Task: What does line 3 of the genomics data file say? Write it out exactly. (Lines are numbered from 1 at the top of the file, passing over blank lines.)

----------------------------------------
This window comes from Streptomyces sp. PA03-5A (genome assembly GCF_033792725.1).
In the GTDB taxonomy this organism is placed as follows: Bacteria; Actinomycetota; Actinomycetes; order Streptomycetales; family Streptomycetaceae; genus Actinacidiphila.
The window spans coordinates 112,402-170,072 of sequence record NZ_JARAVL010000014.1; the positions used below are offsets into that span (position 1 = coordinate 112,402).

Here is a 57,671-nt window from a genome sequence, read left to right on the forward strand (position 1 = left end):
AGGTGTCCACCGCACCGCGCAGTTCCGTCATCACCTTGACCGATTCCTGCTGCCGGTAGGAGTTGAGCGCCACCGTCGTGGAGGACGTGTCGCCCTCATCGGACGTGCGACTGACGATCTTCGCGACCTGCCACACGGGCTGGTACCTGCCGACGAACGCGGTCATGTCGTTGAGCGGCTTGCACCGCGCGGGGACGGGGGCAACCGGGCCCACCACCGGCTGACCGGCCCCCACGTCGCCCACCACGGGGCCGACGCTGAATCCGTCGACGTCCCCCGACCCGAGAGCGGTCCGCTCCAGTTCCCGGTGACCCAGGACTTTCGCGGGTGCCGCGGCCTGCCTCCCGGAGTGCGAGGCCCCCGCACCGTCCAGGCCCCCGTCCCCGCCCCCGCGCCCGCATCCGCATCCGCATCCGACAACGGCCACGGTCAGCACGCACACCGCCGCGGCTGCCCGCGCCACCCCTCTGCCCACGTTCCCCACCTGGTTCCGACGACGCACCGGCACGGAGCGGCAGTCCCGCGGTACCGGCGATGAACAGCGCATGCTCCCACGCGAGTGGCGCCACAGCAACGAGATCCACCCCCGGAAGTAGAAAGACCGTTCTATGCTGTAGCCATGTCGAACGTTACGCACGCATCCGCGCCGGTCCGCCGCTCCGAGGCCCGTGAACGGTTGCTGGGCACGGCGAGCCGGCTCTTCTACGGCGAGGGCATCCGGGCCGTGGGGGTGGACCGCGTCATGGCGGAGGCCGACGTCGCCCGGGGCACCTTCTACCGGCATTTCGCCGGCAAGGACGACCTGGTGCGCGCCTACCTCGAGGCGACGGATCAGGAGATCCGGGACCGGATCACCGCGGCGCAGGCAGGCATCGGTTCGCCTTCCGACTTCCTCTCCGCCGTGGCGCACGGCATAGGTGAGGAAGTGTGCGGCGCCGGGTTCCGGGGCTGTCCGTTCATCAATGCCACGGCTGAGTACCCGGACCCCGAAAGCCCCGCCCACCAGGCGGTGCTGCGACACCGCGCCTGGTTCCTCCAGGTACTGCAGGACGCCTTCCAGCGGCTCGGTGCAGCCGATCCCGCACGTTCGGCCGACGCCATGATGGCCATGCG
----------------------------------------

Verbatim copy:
The window spans coordinates 112,402-170,072 of sequence record NZ_JARAVL010000014.1; the positions used below are offsets into that span (position 1 = coordinate 112,402).